Marijuana is an artificial, and more exaggerated, stimulation of that same cannabinoid system. The two primary chemicals in marijuana - Tetrahydrocannabinol (THC) and Cannabidiol (CBD) - are what create the psychoactive and pain suppression feelings by bonding to the same chemical receptors (CB1 and CB2) that endocannabinoids do. My personal experience is that using marijuana is about a 2-3x effect of the runners high, but as an artificial stimulant, will also have some after-effects as your body “overcorrects” from the experience, such as lack of REM sleep, the “stupids” the next morning, etc. (more on this here). A natural runner’s high, via increased health, actually helps your sleep patterns and mental acuity. So no surprise, your brain likes it best when it's naturally stimulated.
Since both running and cannabis stimulate the same chemical system, I’m not a big fan of consuming cannabis while exercising. Recent press has highlighted “22-year-old professional ultrarunners who get high before races”, running groups who promote cannabis use, and “coaches who suggest/use marijuana in daily routines”, but these athletes are few are far between for good reason. If you are already putting in the time to get the natural high, there’s really no need to simultaneously stimulate your system artificially. There’s also a lot less face planting on the trail with just a natural high, and let’s face it, if you find the need to do any stimulant while trail running (caffeine, ibuprofen, cannabis, alcohol, nicotine, and perhaps even music), you are kind of missing the point of trail running.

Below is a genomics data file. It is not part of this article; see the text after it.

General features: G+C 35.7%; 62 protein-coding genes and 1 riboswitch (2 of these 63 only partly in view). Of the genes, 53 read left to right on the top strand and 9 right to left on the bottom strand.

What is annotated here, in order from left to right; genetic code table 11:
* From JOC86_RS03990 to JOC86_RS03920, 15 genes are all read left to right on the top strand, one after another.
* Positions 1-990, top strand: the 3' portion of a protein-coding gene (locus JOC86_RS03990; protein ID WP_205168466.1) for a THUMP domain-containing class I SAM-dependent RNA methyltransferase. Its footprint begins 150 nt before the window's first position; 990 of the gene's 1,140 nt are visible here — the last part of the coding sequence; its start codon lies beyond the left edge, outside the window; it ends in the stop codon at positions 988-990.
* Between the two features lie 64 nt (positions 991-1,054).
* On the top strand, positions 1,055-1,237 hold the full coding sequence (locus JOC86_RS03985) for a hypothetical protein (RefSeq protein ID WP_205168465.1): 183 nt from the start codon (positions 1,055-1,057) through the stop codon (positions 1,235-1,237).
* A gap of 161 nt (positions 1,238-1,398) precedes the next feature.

And if you are thinking about using cannabis while competing, it's worth noting that is still considered a banned substance for use in competition by WADA, IAAF, and the NCAA. [Ed. note - WADA did raise the limit of THC for their testing to 150 nanograms/ml from 15 ng/ml in May, 2013, citing the specific goal of only screening for those who use in competition, not casual users. It's for this reason I can actually blog on the subject.]
|(Yes, this is a Colorado-based running club!)|
Not All Marijuana Is The Same
One thing a lot of people find surprising is that not all marijuana is the same. The two main types of marijuana, Sativa and Indica, are quite different in their effect on the brain and body. The effects can also vary dramatically if it is taken in through the lungs (smoked or with vapor), or ingested (eaten). It’s all a bit strange to the unintiated, I’m sure, and an industry still stuck in product descriptions like "Green Crack" and "Romulan" aren't really helping. But it's worth taking a moment to explain the differences.